Tom Coughlin’s Jay Fund mission remains the same: Provide hope, help in childhood cancer fight

Edye Wright, director of community engagement at the Jay Fund, and former Jaguars and Giants coach Tom Coughlin on Monday morning at TPC Sawgrass. (Justin Barney, News4JAX)

PONTE VEDRA BEACH, Fla. – Tom Coughlin loves seeing the familiar faces and the smiles.

But nothing compares to those stories he’s heard time and again over the years, that a child has beaten cancer.

“My favorite part is seeing a child who is cured of cancer. That’s my favorite part. And all this, all this is part of that process,” Coughlin said Monday morning before his annual Jay Fund celebrity golf tournament at TPC Sawgrass.

“So, we all do understand that, in order to help, you have to have funds. In order to have funds, you have to encourage people to buy into your mission, and fortunately, people here have done a magnificent job of that.”

On Monday afternoon, the Jay Fund announced that it raised $849,000 through donations and its auction that will go to helping families navigate the battle of childhood cancer.

“Each one of them is very, very unique. And when you listen to those stories, there’s a few themes,” Coughlin said. “Of course, one of them is the devastation of learning that you have a child who has cancer and then trying to figure out how to survive under those circumstances and that’s where we come in. Our idea is to take the pressure off of them.”

Coughlin’s Jay Fund began in 1996, one year after the expansion Jaguars made their debut. He named it after a former player at Boston College, Jay McGillis, who was diagnosed with leukemia during his time with the Eagles when Coughlin coached there. The financial and emotional strain on McGillis’ family during his eight-month battle was steep.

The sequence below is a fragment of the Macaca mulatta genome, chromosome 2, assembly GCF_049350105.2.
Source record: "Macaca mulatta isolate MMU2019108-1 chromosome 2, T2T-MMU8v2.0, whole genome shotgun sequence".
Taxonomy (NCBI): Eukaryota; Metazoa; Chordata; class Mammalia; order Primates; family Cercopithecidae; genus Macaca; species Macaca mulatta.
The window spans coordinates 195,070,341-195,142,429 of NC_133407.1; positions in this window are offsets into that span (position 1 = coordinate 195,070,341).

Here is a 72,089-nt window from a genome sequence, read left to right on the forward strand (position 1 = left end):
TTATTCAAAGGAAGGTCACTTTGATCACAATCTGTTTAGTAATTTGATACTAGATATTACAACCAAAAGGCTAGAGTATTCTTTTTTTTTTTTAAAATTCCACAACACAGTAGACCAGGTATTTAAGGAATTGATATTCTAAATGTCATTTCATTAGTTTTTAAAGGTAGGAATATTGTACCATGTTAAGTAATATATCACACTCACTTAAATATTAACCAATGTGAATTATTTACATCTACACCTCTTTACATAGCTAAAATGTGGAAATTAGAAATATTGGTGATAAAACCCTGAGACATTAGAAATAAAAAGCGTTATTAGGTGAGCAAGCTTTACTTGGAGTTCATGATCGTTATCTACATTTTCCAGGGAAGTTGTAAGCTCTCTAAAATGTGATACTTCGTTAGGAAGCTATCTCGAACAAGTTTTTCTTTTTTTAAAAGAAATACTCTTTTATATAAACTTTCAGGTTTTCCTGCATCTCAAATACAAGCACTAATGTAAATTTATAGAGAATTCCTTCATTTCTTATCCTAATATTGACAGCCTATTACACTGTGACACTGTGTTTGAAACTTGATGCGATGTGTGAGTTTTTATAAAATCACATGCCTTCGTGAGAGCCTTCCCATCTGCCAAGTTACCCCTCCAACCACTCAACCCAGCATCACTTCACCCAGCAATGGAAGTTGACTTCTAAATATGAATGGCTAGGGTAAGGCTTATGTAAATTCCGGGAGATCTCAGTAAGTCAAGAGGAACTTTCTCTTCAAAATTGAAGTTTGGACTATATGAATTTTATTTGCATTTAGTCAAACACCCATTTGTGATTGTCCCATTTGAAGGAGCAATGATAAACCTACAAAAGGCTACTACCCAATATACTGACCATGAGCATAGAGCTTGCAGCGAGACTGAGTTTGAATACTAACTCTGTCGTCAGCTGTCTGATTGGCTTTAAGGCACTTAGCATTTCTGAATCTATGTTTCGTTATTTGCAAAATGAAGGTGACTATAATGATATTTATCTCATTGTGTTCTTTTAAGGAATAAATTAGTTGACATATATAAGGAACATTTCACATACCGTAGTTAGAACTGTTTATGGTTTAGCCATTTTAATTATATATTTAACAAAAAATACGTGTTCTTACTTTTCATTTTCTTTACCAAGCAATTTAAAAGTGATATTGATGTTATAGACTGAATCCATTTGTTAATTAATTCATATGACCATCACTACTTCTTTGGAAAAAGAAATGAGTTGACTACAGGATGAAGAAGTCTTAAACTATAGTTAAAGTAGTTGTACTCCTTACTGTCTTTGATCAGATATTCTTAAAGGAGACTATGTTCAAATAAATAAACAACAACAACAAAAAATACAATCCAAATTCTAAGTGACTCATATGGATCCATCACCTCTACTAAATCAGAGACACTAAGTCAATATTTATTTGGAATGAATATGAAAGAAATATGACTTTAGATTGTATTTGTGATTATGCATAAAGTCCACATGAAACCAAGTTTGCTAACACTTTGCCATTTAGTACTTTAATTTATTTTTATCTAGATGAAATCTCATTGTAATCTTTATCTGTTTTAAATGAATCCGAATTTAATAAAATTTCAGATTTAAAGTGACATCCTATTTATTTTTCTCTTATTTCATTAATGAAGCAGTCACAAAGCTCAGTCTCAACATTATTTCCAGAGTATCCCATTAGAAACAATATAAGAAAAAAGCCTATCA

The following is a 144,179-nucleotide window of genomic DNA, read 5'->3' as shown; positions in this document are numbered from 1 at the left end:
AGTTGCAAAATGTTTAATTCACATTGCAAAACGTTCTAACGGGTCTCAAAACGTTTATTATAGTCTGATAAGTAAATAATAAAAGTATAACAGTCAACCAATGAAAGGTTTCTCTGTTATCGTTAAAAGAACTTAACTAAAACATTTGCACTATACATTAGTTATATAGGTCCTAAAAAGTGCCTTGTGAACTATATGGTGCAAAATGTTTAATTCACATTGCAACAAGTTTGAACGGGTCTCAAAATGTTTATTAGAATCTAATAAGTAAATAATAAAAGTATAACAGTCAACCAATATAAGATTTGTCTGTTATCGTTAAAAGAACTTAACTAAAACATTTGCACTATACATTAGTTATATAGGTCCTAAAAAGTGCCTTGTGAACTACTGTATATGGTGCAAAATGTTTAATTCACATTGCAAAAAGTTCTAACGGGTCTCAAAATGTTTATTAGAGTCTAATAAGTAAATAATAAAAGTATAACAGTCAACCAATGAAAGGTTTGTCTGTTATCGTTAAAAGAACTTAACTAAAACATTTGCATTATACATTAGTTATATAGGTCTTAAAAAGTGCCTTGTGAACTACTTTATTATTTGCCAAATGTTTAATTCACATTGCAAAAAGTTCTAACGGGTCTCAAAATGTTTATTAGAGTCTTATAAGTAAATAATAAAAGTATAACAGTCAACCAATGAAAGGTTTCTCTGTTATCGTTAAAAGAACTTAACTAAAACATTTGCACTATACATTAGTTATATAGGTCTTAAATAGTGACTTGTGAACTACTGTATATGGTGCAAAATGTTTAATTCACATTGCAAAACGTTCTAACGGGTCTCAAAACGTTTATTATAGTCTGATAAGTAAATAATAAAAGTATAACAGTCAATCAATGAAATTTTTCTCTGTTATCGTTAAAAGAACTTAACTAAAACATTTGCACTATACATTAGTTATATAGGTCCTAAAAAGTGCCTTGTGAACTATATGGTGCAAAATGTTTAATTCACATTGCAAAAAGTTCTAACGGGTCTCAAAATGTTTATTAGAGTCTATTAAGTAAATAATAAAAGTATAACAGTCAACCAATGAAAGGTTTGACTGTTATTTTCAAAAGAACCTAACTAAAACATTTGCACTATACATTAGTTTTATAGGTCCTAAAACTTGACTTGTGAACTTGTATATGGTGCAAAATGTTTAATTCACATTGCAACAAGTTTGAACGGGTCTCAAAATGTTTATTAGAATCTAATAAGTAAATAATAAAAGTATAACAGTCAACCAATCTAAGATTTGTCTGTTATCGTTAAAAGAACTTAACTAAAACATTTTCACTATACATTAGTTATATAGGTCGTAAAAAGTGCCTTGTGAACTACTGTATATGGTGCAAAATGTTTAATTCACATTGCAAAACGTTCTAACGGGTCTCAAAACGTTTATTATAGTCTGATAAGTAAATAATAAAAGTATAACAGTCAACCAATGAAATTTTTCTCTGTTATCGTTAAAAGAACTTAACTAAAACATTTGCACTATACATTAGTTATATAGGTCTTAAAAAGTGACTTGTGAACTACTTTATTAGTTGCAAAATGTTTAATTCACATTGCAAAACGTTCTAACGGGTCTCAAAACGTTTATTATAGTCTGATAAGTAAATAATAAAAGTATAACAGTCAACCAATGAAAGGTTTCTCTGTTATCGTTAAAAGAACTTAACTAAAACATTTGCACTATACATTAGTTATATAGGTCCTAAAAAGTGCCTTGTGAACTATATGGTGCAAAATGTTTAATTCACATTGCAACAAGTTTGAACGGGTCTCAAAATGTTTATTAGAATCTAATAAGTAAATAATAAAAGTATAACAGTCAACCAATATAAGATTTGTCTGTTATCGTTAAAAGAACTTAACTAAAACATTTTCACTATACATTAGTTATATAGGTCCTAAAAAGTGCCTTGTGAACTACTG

Coughlin wanted to do something about the collateral damage inflicted by the disease and started the Jay Fund. It has been a mainstay in the North Florida community — and the New York/New Jersey area — ever since, drawing support from athletes, coaches and the region near and far.

Michigan coach Jim Harbaugh was taking part in the event for the first time and was looking forward to his chance at the Stadium Course. Harbaugh said he saw the course during a tour of the area when he was a player and wanted to take part in the Coughlin’s Jay Fund event in the past. This was the first year that Harbaugh said his schedule allowed it.

“I got to know him, met him at the owners meeting in 2014 and my son was like two and a half years old. And he went running up to Tom Coughlin,” Harbaugh said. “He’s like ‘Papa, Papa,’ jumped up into his arms. And my son Jack thought it was his grandfather, Jack. But it was Tom Coughlin. They look alike. And Tom gave him a big hug. Just a great guy.”

Something Coughlin admitted he’s far from great at — golf.

While he was a fixture on No. 17 during the golf outing Monday and hit shots with groups, Coughlin said his game as a whole needs more than work.

“I’ve never really admitted that I play because if you watch me, you would swear that I don’t play,” he said. “I have clubs, that’s how I say it. I wish I was better. There’s a lot of swimmers out there. That tree that’s to the right, that tree’s in trouble, too, you know? There’s the green up there but that tree that’s over there [to the right of 17] that little island, I had a few over there, too.”

About the Author:

Justin Barney joined News4Jax in February 2019, but he’s been covering sports on the First Coast for more than 20 years.